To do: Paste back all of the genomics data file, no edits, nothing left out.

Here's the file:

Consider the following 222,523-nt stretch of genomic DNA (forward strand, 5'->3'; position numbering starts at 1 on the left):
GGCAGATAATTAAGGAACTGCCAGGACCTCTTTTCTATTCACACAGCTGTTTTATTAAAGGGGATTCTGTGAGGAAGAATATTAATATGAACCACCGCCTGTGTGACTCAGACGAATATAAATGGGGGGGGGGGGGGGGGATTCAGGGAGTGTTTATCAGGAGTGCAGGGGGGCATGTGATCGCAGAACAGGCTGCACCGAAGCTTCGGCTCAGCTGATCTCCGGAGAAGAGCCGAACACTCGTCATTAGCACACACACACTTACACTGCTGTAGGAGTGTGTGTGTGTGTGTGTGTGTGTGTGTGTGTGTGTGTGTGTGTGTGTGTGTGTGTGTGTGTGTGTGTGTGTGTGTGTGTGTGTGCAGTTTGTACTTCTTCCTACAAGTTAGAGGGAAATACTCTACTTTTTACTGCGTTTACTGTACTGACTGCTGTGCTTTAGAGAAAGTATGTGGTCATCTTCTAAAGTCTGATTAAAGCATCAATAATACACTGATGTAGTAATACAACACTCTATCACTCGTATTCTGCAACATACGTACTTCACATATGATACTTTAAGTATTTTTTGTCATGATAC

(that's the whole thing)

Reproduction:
Consider the following 222,523-nt stretch of genomic DNA (forward strand, 5'->3'; position numbering starts at 1 on the left):
GGCAGATAATTAAGGAACTGCCAGGACCTCTTTTCTATTCACACAGCTGTTTTATTAAAGGGGATTCTGTGAGGAAGAATATTAATATGAACCACCGCCTGTGTGACTCAGACGAATATAAATGGGGGGGGGGGGGGGGGATTCAGGGAGTGTTTATCAGGAGTGCAGGGGGGCATGTGATCGCAGAACAGGCTGCACCGAAGCTTCGGCTCAGCTGATCTCCGGAGAAGAGCCGAACACTCGTCATTAGCACACACACACTTACACTGCTGTAGGAGTGTGTGTGTGTGTGTGTGTGTGTGTGTGTGTGTGTGTGTGTGTGTGTGTGTGTGTGTGTGTGTGTGTGTGTGTGTGTGTGTGTGCAGTTTGTACTTCTTCCTACAAGTTAGAGGGAAATACTCTACTTTTTACTGCGTTTACTGTACTGACTGCTGTGCTTTAGAGAAAGTATGTGGTCATCTTCTAAAGTCTGATTAAAGCATCAATAATACACTGATGTAGTAATACAACACTCTATCACTCGTATTCTGCAACATACGTACTTCACATATGATACTTTAAGTATTTTTTGTCATGATAC